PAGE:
2010-12-01

    Sung-Min Kim1, Hyun Mee Kim1, Sang-Won Joo2, Hyun-Cheol Shin2, DukJin Won2 Department of Atmospheric Sciences, Yonsei University, Seoul, Korea1 Korea Meteorological Administration2 Submitted to AGU 2010 Fall Meeting 13-17 December 2010, San Francisco, CA The path and intensity forecast of typhoons (TYs) depend on the initial condition of the TY itself and surrounding background fields. Because TYs are evolved on the ocean, there are not many observational data available. In this sense, additional observations on the western North Pacific are necessary to get the proper initial condition of TYs. Due to the limited resource of observing facilities, identifying the sensitive regions for the specific forecast aspect in the forecast region of interest will be very beneficial to decide where to deploy additional observations. The additional observations deployed in those sensitive regions are called as the adaptive observations, and the strategies to decide the sensitive regions are called as the adaptive observation strategies. Among the adaptive observation strategies, the adjoint sensitivity represents the gradient of some forecast aspects with respect to the control variables of the model (i.e., initial conditions, boundary conditions, and parameters) (Errico 1997). According to a recent research on the adjoint sensitivity of a TY based on a regional model, the sensitive regions are located horizontally in the right half circle of the TY, and vertically in the lower and upper troposphere near the TY (Kim and Jung 2006). Because the adjoint sensitivity based on a regional model is calculated in a relatively small domain, the adjoint sensitivity structures may be affected by the size and location of the domain. In this study, the adjoint sensitivity distributions for TY DIANMU (2010) based on a global model are investigated. The adjoint sensitivity based on a global model is calculated by using the perturbation forecast (PF) and adjoint PF model of the Unified Model at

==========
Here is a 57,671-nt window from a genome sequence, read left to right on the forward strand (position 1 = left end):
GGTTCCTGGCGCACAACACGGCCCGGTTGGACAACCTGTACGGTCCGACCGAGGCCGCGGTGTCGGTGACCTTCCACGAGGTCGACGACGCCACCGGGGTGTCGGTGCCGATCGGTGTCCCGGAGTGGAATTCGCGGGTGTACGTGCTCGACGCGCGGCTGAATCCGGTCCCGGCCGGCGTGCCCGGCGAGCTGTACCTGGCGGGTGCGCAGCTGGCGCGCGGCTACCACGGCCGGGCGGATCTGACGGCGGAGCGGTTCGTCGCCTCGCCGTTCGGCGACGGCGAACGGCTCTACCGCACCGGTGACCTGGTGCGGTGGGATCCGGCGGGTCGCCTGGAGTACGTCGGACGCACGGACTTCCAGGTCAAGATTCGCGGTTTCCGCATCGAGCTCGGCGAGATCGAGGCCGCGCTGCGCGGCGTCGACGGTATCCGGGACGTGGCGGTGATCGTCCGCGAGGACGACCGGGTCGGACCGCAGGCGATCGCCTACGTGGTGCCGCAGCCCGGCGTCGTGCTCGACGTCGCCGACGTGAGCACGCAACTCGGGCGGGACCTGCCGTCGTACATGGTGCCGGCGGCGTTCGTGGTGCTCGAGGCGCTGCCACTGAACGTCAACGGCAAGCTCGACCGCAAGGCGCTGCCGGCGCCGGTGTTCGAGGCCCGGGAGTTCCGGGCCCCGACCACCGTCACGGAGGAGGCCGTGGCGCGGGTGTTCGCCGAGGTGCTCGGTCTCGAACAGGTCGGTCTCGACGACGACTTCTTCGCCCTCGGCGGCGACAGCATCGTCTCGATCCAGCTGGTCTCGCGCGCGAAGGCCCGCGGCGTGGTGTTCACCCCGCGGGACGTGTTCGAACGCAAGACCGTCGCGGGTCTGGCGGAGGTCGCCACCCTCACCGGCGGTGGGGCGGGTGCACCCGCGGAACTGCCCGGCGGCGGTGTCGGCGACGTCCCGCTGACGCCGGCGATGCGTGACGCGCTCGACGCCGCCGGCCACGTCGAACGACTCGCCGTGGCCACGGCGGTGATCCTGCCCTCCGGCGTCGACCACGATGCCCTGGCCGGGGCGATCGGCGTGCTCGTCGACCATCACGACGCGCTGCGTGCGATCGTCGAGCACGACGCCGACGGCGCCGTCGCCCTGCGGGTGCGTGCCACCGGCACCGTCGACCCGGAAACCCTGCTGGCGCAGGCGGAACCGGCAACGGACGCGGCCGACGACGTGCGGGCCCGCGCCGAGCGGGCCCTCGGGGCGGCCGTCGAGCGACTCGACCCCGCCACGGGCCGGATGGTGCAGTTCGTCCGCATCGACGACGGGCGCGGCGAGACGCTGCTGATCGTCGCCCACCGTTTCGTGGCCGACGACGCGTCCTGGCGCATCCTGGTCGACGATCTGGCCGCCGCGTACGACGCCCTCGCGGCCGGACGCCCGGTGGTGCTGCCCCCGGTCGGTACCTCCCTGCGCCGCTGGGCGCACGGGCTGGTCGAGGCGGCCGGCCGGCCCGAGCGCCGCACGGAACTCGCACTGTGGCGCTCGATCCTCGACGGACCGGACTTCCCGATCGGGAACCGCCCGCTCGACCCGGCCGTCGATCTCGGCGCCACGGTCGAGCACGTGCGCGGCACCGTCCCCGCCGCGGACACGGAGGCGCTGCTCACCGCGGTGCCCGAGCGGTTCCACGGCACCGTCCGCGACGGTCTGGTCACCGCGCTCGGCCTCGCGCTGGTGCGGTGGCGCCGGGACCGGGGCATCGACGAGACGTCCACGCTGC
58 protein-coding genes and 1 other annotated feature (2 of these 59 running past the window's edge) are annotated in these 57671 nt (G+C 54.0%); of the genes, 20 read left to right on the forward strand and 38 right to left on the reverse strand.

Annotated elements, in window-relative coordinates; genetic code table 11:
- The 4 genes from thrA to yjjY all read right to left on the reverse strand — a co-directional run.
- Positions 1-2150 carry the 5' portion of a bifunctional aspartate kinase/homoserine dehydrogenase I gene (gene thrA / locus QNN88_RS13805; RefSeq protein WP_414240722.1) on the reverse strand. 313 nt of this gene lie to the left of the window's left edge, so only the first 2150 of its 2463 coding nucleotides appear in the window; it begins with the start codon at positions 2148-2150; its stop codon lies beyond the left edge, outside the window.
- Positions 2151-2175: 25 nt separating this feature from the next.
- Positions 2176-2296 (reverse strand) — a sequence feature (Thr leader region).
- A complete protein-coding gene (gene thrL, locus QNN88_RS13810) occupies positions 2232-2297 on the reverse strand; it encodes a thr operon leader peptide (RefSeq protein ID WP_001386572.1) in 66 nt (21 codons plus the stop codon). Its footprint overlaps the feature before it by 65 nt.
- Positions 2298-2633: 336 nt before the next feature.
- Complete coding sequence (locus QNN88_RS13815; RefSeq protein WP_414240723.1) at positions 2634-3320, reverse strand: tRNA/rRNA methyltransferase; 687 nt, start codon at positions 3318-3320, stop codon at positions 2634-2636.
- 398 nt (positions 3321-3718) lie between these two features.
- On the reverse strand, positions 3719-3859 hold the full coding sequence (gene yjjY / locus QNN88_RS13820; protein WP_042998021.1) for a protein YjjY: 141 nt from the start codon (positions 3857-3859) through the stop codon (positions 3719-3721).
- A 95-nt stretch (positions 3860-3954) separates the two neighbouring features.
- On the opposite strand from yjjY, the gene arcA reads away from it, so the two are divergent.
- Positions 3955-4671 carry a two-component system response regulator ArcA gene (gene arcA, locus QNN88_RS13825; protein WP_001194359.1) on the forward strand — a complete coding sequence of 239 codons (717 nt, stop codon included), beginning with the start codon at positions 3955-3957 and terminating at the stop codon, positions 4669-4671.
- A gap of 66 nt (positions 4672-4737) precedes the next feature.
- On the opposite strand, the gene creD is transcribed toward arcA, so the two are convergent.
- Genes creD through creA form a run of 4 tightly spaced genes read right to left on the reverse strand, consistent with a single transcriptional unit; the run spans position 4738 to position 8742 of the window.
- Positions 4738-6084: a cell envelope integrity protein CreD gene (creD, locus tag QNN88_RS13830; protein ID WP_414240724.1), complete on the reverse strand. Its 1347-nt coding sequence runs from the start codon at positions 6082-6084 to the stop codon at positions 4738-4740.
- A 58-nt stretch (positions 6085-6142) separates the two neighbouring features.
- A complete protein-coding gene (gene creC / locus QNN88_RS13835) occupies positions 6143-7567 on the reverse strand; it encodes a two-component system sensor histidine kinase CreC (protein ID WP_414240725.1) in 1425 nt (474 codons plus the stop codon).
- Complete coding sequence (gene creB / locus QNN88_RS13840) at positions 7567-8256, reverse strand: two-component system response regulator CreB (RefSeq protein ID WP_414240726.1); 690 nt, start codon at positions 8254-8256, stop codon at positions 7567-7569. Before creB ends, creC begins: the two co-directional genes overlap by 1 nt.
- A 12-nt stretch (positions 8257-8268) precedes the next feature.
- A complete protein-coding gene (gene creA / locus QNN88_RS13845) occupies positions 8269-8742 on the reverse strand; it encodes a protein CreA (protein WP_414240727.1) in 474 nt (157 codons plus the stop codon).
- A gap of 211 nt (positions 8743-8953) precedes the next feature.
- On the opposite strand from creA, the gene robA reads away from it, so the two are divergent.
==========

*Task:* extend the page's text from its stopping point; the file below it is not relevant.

7. Cross-border data exchange - a case study on international collaboration gone wrong

    NASA Astrophysics Data System (ADS)

    Yanko-Hombach, Valentina